We were just arriving at Alavoinen village as we met one of our Jaeger companies in R&R waiting for new tasks. We greeted them and learned that they were going to penetrate in the enemy rear. We wished them good luck and continued our journey. We met the same Company the net time at the Tuulos beachhead battles, on the W side of the battlefield.
We had left Rajakontu behind and arrived at Salmi village and Tulemajoki, the action during 3t and 4th July remain in my memory. On the 3rd July we received orders to man the delaying positions at Tulemajoki river. To begin with we saw that it was not just a matter of manning a completed defensive line. All there was were crumbling trenches from the days of the Winter War, completely filled up in the course of time. I do not think any one of us had been shovelling as busily digging trenches as now. We had to get something completed and fast. Many of us would have liked to sleep but no, we had to wait and stay prepared. From our right in the direction of the main road a constant din of battle was emerging. Soon a steel storm would fall on us again. I am sure many of us were thinking in these positions: This is ancient Finnish land, do we have to abandon this, too? We kept waiting, it was quiet, but for how long ?
It was at midnight as it started. It was as if the sky had fallen on us. Next the enemy did not wait for the end of their fire preparation before launching the infantry attack, sending their men in their own barrage. The first wave assaulted, the second one followed but that narrow river checked the advance of the enemy. Maybe they did not expect to meet resistance so soon.
It was quiet for a moment. Fallen enemies could be seen on the opposite shore and in the river – the chance of war had taken them. But our outfit had not been spared, either. Paramedics were called for. Who would be leaving our ranks? We were aware of our small number, I only there were more of us or at least all who had manned the line last night.
Our deputy Platoon leader Sgt. Albin Kuvaja had just arrived in our weapons nest, and finding everything quiet he suggested:
-What about making some surrogate ?
-Where would you get water?
Another one suggested:
-There is water just in front of us, you don't need to add much of anything to it, it is tinged already.
Kuvaja was indeed serious, he said:
-I'll get some water, really.
He started fumbling for his field kettle. Just as he was about to get out of the weapons nest a hand grenade was thrown from the waterfront between his legs. Kuvaja swept it back to the sender where it went off. The man who had thrown it must have copped it.
We took another look and found that some of the enemies who had recently attacked us had reached the vicinity of our weapons nest in the cover of the bushes of the waterfront and then thrown a grenade from a distance of a couple of meters. Kuvaja opined:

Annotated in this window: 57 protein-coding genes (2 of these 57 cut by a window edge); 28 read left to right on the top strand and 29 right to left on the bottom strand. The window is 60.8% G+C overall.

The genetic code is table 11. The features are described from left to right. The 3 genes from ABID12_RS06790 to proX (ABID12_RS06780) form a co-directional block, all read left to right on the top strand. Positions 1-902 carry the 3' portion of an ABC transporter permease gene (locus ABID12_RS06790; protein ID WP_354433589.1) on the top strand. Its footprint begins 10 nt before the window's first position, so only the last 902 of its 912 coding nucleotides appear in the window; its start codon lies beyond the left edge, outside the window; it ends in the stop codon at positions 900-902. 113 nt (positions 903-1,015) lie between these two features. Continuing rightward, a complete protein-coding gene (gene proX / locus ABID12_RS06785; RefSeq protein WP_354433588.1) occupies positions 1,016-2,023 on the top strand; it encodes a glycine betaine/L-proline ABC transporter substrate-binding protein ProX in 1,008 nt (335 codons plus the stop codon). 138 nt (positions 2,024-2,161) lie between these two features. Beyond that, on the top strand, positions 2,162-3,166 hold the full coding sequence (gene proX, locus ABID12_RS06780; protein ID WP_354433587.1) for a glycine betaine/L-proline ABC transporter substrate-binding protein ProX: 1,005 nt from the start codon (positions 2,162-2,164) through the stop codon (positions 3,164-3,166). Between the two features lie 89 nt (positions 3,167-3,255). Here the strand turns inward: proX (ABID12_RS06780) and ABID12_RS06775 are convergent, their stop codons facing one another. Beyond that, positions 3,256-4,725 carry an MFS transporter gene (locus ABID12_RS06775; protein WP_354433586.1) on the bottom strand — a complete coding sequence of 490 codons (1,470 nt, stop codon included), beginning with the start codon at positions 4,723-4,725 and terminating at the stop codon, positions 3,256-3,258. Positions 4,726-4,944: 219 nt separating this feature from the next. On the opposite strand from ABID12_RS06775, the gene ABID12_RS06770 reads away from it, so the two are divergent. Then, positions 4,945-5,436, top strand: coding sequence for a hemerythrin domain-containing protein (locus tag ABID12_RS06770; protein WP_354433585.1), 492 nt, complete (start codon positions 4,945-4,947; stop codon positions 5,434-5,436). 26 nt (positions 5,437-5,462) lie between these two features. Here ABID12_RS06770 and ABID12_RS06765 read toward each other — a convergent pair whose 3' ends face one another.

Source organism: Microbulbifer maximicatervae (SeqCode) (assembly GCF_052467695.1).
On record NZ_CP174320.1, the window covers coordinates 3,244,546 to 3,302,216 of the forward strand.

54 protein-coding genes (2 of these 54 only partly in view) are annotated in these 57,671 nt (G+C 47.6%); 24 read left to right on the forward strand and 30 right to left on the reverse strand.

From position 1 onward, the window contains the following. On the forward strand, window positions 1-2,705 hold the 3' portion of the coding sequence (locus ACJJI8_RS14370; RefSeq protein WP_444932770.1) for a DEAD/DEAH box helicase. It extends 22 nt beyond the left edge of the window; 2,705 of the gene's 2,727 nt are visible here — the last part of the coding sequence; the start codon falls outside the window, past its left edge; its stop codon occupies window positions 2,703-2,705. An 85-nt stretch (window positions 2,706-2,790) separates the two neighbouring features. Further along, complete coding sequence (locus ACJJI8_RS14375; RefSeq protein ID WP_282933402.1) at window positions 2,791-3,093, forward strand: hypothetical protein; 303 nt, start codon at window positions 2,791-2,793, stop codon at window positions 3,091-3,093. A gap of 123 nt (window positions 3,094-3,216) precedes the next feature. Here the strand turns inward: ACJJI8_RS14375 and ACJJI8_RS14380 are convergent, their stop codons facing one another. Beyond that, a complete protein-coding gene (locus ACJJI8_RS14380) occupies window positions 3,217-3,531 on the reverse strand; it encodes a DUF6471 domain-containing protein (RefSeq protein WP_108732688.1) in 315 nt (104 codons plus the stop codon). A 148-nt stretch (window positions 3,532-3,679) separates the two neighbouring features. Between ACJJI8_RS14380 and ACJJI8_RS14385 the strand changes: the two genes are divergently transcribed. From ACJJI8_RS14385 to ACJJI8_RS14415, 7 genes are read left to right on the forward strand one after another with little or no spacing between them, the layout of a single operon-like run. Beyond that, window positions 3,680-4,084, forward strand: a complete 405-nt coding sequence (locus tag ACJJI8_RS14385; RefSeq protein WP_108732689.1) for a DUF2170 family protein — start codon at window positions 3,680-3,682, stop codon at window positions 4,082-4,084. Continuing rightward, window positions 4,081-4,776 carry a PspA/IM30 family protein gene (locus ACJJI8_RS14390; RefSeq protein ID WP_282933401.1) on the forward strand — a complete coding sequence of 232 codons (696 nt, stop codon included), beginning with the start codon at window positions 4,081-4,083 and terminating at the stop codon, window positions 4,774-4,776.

-He was badly brought up, trying to enter without knocking.
We kept improving our positions and waited. We were not able to evacuate our wounded due to lack of communications trenches, we had just foxholes. We had tried taking them to the rear but it had cost the life of a paramedic. We tried to get some sleep by turns but it did not work out, neither did the enemy rest.
Right after midnight the enemy launched another attempt. Their infantry did not go over the top but we were fired at with AT guns and even heavier ones at and over our line. They were softening up the river bank before another attack. Our defence had withstood the first round and that boosted our confidence. Many heroic deeds were done that night. I remember how one artillery F.O.O. During enemy attack shortened his fire so that eventually his team was killed. Honour to their memory!
In the morning of 4th July we were ordered to be relieved by another outfit. I remember how the relieving outfit had sent a liaison patrol and the Lieut leading it called out approaching us:
-Is there anybody there?
There indeed was a tired but satisfied outfit who felt that they had done their duty honourably.
I was wounded during the process of relief so I do not know what happened after that at Tulemajoki. I returned to my Company not until they were at Jakokoski.
What happened at Tulemajoki on the 4th and 5th July 1944:
"At Kolatselkä in Tulemajoki a crisis was developing during the first days of July 1944 as the Soviet 37th Guards AC troops supported by tanks were lively pressing on the battalions of JR8 from SSE on a 10 km wide front. The Regiment had deployed S of the Tulemajoki river source defending a bridge which led to an important road in the rear of our troops."
"I/JR 8 education officer 2nd Lt. Helge Ukkola describes what happened in his book “Iskevän Kiilan matkassa Syväriltä Ylimuonioon”:
I saw how Col. Tikka's staff car run over the bridge to the North side. Sappers had completed the mining of the bridge. Col. Tikka drove up from the bridge, having reminded of the importance of blowing the bridge up. However, a while later he returned and hastily ordered: “The bridge is to be blown up now, immediately!”